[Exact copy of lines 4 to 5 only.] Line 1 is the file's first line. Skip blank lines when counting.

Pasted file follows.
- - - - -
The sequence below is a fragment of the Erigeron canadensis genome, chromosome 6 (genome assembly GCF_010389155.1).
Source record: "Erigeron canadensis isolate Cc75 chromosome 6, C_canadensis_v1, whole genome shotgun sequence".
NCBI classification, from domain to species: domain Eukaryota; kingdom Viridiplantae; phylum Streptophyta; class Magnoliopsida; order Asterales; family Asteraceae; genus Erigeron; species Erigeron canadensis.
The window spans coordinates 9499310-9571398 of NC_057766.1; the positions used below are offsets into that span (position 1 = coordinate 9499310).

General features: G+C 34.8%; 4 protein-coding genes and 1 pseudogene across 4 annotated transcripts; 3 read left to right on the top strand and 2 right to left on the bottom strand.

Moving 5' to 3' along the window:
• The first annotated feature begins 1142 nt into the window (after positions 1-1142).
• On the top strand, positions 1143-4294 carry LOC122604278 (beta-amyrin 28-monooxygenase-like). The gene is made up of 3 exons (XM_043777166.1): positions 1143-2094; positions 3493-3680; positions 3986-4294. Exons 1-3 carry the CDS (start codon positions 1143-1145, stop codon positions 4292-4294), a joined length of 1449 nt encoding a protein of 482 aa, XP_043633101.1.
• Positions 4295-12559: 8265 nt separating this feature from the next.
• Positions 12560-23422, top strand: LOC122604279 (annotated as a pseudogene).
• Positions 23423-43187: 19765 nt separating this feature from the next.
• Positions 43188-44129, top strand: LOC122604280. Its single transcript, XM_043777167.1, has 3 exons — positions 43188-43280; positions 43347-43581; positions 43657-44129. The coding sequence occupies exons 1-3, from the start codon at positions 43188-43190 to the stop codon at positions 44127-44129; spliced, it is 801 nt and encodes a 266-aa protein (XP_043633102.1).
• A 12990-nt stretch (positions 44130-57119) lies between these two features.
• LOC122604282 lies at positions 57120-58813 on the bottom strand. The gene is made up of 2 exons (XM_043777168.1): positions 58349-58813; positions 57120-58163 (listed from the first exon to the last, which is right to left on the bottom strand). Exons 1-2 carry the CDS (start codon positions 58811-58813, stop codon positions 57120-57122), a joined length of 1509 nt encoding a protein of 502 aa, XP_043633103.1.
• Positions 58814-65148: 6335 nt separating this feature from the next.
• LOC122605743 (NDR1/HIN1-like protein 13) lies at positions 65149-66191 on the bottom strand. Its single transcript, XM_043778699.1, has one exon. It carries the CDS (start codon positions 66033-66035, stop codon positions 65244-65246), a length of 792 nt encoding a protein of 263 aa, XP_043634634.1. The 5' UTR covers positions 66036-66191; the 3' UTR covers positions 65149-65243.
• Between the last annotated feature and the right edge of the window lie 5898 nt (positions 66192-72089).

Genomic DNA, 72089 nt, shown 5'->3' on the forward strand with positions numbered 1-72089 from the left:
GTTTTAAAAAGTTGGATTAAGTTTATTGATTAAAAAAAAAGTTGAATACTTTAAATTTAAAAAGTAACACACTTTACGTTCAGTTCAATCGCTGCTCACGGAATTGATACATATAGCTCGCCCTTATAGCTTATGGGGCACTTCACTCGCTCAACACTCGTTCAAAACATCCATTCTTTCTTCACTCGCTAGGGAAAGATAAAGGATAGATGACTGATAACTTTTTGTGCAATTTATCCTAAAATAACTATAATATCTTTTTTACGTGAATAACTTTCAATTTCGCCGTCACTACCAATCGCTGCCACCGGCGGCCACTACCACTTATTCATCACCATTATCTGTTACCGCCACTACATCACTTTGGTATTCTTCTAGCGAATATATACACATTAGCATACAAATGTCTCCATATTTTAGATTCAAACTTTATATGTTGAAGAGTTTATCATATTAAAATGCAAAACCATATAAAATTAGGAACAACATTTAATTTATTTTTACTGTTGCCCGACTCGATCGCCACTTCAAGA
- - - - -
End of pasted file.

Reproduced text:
The window spans coordinates 9499310-9571398 of NC_057766.1; the positions used below are offsets into that span (position 1 = coordinate 9499310).

General features: G+C 34.8%; 4 protein-coding genes and 1 pseudogene across 4 annotated transcripts; 3 read left to right on the top strand and 2 right to left on the bottom strand.